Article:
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  • Union Budget for Energy Sector 2018

    The Union Budget 2018 is just around the corner, and speculations are rife. The Finance Minister of India, Mr. Arun Jaitley, will be presenting the Annual Financial Statement, also known as the Union Budget, to the Parliament of India on 1 February 2018. Since the energy sector is one of the most important components of India’s infrastructure and economy, several reforms are expected within this sector in the Union Budget 2018-2019.

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    Reforms expected in the Energy Sector

    • The cess duty, for oil and gas production and exploration, is expected to be reduced to a figure between 8% - 10%, from the existing 20%.
    • Reforms made in the upcoming budget may comply companies that deal with gas distribution within various Indian cities to reduce the excise duty levied, if not completely exempt them.
    • LNG imports are expected to be exempted from paying customs duty, from the upcoming financial year onwards.
    • Companies that sell kerosene and LPG below current market prices are expected to be provided a subsidy.
    • This year’s budget is also expected to address start-up firms within the renewable energy sector in India. These companies are currently bringing innovations, break-through technologies, and disruptive concepts and ideas, and will likely be given a boost by the government.
    • Since the timely payments from electricity distribution companies in India (DISCOMs) has been an issue that went unaddressed in the previous year’s Union Budget, it is expected that this year’s budget will address this issue.
    • The solar industry, which reported significant growth in the last few years, has recently slowed down as a result of import duties, GST rates, and a sudden increase in module prices. Thus, it is expected that in this year, organised investments in this industry will be focussed upon and will receive a boost.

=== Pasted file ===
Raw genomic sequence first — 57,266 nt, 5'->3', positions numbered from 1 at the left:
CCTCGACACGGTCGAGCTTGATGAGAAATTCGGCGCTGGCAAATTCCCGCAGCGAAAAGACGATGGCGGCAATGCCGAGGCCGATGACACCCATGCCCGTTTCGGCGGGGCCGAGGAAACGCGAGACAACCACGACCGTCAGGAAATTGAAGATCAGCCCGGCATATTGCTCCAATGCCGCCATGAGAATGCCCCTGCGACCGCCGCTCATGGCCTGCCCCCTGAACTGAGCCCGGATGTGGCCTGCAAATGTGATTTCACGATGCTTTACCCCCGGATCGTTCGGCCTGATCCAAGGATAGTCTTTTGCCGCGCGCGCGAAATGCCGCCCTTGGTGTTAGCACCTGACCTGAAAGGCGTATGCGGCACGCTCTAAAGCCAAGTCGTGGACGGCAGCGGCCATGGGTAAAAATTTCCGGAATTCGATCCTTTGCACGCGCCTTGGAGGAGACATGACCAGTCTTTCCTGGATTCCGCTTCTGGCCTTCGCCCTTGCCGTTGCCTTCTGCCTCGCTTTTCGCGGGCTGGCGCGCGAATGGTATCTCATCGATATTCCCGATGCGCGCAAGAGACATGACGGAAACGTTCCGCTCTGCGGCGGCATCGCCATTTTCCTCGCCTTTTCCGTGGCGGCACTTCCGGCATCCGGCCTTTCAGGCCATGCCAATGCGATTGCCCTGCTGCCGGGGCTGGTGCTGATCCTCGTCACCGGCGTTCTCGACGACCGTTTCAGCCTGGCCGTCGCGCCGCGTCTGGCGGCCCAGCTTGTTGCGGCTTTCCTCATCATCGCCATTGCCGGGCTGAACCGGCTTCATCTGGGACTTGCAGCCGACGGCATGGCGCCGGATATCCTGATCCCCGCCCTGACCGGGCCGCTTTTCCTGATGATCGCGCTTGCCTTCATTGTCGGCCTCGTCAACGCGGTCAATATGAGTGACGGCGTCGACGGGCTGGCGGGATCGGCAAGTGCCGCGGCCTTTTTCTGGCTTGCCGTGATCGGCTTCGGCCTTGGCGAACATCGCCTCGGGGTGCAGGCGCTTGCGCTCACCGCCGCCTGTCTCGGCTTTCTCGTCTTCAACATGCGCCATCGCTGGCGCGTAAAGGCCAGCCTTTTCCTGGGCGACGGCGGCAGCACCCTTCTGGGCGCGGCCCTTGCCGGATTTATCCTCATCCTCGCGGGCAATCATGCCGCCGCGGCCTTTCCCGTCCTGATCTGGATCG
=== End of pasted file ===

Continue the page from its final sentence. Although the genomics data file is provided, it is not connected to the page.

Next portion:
• The bio-ethanol industry is expected to receive some financial backing, in the current budget.
    • Last financial year, the government announced that it is targeting an all-electric fleet by the year 2030. In order to achieve this mammoth goal, it is expected that the necessary provisions will be made in the current budget.
    • In order to promote sustainable development, it is expected that the government will use funds that have been generated from the National Clean Energy Fund to finance, at least in part, loans for various clean-energy initiatives.
    • One of the biggest threats to the energy sector is that natural gas, which is an eco-friendly fuel, has not been brought under the domain of the GST. It is expected that reforms will be put in place to bring it under the purview of GST, this coming fiscal year.

    The Bottom Line

    In the Union Budget 2017, the Finance Minister had announced several initiatives and measures to provide full electrification for thousands of villages and promote clean energy sources. The Union Budget 2016 also saw several measures being set in place to provide subsidies to the oil sector, electrify villages in India, produce gas from areas that are currently not tapped into, etc.

    Significant reorganisations and improvements are expected from the upcoming Budget 2018. The government is expected to introduce some long-awaited reforms within the energy sector to encourage investments from existing players within the country and also to attract investments from foreign investors.

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